Like or Comment: What Do You Think of This Facebook Marketing Tactic?
When you interact with a page on Facebook, those are the two most common ways you will do so.
And, a new Facebook marketing is asking you to choose one of those responses.
This is what happens: A page will post an update (link share or photo, generally) and ask those who see the post to like if they agree with one option and comment if they agree with another option.
In other words, it’s a poll using Facebook actions. You can see an example above from the KLM UK Facebook page.
Legitimate or lame?
Why this tactic could be legitimate: Likes and comments are at least two of the metrics you measure for your Facebook success.
Why this tactic could be lame: If you want to set up a poll, you can do so; Facebook has that option already.
A lesson from big brands
Marketing tactics can sometimes have a trickle down effect, meaning big brands use them and then smaller brands adopt them. However, I perused most of the Top 20 brands on Facebook, according to FanPageList.com. None of the brand pages I looked through were using this tactic.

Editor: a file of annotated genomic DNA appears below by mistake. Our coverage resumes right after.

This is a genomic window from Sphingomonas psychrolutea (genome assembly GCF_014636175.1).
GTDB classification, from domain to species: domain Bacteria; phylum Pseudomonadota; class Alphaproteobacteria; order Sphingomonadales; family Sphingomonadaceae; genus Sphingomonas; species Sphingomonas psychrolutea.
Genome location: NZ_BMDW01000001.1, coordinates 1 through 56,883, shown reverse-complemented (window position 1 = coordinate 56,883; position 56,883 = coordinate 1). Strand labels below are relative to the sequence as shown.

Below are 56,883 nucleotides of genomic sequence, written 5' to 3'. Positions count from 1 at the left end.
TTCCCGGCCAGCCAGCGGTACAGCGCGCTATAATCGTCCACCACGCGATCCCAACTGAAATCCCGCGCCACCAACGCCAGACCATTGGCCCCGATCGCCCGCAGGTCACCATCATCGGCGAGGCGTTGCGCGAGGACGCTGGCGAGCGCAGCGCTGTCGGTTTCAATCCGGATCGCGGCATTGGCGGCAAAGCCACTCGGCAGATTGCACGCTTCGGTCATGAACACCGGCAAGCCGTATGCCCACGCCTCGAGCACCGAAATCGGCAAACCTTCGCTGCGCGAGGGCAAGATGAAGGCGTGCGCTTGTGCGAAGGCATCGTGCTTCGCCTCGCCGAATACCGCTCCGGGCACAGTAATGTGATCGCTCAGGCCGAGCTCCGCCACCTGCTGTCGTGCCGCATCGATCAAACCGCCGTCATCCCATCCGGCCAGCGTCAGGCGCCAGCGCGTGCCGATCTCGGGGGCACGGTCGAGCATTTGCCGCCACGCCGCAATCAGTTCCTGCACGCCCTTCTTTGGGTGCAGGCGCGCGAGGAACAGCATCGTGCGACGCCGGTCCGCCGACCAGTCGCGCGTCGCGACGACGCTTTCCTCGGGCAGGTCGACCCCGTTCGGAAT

In fact, most brands often posted unique, brand-specific content as opposed to memes or other content that was not original to the brand. (Surely that’s one reason those are top brands on Facebook.)
But I digress: My point is KLM UK could have found some other way to use the above content without asking for fans to vote via likes or comments.
Measuring the efforts
Think about this: If a brand posts a one of these (a Facebook-action poll), does it hurt engagement numbers? For instance, if someone really wanted to like the photo above but didn’t want to vote for Africa, they might have left the content without liking or commenting.
Brands could measure this by comparing Consumers vs. Reach for Facebook-action poll posts versus other similar (photos to photos, link share to link share) posts as Jon Loomer suggests as a Facebook Insights ratio to monitor.
This is not a tactic that I have used, though, so I have no data to compare and contrast.
A call for action
But brands asking for likes or comments usually is not a bad thing. In fact, as Hubspot points out, calls to action on Facebook lead to more likes and comments (and more shares if the CTA is “share”).
In that light, providing a CTA is not a bad thing. But posturing the content as a Facebook-action poll could be.
What do you think: Is this a tactic that should be embraced or scorned by marketers?
Contact me at polleydan(at)gmail(dot)com.
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